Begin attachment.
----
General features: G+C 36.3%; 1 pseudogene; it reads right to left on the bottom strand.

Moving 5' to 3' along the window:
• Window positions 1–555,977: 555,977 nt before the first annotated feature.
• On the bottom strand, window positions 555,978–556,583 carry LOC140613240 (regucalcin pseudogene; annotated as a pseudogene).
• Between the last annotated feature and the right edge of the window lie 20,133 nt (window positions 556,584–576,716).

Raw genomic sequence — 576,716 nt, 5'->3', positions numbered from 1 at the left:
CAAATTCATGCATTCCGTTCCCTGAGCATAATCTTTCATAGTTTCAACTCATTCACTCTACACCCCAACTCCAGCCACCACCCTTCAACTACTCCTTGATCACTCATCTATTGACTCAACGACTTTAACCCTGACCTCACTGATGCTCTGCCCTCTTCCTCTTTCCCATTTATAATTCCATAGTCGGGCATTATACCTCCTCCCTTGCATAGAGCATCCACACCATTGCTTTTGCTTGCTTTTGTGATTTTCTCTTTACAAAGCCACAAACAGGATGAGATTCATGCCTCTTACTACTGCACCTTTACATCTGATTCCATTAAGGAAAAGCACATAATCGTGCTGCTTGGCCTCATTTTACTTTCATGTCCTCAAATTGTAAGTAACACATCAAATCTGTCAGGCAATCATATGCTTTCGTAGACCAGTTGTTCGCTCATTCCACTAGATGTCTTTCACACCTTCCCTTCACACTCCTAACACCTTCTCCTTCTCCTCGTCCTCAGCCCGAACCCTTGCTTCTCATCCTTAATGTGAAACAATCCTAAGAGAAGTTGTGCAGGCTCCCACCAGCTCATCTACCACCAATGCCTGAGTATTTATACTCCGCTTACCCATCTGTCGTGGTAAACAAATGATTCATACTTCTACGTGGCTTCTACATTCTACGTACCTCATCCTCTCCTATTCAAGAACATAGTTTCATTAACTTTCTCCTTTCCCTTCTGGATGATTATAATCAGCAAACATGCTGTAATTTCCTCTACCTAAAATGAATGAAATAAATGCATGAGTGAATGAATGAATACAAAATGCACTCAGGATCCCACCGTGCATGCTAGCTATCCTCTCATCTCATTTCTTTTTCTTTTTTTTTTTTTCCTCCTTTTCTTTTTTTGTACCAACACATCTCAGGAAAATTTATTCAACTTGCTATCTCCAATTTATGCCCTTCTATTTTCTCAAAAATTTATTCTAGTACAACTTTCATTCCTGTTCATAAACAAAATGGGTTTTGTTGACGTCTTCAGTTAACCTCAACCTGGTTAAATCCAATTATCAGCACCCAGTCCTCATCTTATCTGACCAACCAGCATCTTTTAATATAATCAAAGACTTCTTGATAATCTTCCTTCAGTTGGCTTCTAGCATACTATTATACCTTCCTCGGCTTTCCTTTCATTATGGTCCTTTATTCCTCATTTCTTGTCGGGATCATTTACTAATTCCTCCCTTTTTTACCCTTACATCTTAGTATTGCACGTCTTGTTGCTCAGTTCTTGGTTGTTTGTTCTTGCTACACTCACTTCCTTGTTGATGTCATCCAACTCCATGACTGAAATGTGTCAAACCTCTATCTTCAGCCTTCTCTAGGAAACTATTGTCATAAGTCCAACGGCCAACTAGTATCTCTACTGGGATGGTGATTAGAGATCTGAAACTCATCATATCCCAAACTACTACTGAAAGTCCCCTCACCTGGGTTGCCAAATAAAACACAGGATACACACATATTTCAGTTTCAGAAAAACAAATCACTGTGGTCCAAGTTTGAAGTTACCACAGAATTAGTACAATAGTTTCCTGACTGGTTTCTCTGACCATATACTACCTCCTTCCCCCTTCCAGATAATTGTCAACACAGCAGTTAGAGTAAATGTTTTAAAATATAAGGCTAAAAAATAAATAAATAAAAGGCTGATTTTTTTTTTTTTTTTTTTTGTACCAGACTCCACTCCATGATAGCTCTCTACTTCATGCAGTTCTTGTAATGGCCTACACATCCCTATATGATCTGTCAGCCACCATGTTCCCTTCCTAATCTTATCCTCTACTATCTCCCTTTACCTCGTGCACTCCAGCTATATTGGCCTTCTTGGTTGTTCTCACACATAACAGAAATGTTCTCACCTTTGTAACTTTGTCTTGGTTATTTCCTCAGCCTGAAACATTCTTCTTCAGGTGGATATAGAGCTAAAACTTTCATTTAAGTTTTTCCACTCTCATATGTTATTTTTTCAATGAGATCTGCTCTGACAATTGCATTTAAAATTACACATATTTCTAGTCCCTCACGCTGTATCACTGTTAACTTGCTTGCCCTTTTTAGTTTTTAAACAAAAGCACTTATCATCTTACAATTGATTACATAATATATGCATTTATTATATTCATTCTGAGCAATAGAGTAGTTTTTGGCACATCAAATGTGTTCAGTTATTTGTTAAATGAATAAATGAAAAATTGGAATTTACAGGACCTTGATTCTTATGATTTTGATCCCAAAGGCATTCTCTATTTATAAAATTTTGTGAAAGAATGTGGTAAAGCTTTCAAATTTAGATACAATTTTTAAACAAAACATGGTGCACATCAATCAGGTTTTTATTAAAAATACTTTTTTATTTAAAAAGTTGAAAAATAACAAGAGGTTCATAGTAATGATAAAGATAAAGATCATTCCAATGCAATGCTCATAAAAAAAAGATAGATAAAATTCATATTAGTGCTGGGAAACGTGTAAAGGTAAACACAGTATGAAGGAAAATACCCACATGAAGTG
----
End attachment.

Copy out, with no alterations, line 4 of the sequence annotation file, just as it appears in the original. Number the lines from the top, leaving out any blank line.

• On the bottom strand, window positions 555,978–556,583 carry LOC140613240 (regucalcin pseudogene; annotated as a pseudogene).